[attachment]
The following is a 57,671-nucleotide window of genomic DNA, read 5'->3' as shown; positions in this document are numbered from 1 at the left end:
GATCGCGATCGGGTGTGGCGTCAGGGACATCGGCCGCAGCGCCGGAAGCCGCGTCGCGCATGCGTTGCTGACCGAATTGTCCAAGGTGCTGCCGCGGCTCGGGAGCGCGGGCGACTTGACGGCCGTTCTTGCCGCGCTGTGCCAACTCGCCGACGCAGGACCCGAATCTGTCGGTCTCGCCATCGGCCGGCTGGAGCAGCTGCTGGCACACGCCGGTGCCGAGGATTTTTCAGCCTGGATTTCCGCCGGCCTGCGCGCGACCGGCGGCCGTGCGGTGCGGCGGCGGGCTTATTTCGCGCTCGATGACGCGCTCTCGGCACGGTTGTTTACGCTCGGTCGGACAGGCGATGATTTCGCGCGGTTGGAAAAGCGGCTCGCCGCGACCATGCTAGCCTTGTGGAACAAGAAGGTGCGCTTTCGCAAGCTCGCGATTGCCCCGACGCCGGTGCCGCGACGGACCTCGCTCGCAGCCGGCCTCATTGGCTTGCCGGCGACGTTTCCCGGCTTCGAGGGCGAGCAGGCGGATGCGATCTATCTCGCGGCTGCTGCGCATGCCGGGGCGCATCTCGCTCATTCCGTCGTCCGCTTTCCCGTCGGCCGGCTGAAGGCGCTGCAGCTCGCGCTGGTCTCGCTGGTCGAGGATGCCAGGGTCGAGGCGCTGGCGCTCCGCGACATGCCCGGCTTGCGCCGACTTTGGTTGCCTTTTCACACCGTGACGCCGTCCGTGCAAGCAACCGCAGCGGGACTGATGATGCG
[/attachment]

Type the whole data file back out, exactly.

The following is a 57,671-nucleotide window of genomic DNA, read 5'->3' as shown; positions in this document are numbered from 1 at the left end:
GATCGCGATCGGGTGTGGCGTCAGGGACATCGGCCGCAGCGCCGGAAGCCGCGTCGCGCATGCGTTGCTGACCGAATTGTCCAAGGTGCTGCCGCGGCTCGGGAGCGCGGGCGACTTGACGGCCGTTCTTGCCGCGCTGTGCCAACTCGCCGACGCAGGACCCGAATCTGTCGGTCTCGCCATCGGCCGGCTGGAGCAGCTGCTGGCACACGCCGGTGCCGAGGATTTTTCAGCCTGGATTTCCGCCGGCCTGCGCGCGACCGGCGGCCGTGCGGTGCGGCGGCGGGCTTATTTCGCGCTCGATGACGCGCTCTCGGCACGGTTGTTTACGCTCGGTCGGACAGGCGATGATTTCGCGCGGTTGGAAAAGCGGCTCGCCGCGACCATGCTAGCCTTGTGGAACAAGAAGGTGCGCTTTCGCAAGCTCGCGATTGCCCCGACGCCGGTGCCGCGACGGACCTCGCTCGCAGCCGGCCTCATTGGCTTGCCGGCGACGTTTCCCGGCTTCGAGGGCGAGCAGGCGGATGCGATCTATCTCGCGGCTGCTGCGCATGCCGGGGCGCATCTCGCTCATTCCGTCGTCCGCTTTCCCGTCGGCCGGCTGAAGGCGCTGCAGCTCGCGCTGGTCTCGCTGGTCGAGGATGCCAGGGTCGAGGCGCTGGCGCTCCGCGACATGCCCGGCTTGCGCCGACTTTGGTTGCCTTTTCACACCGTGACGCCGTCCGTGCAAGCAACCGCAGCGGGACTGATGATGCG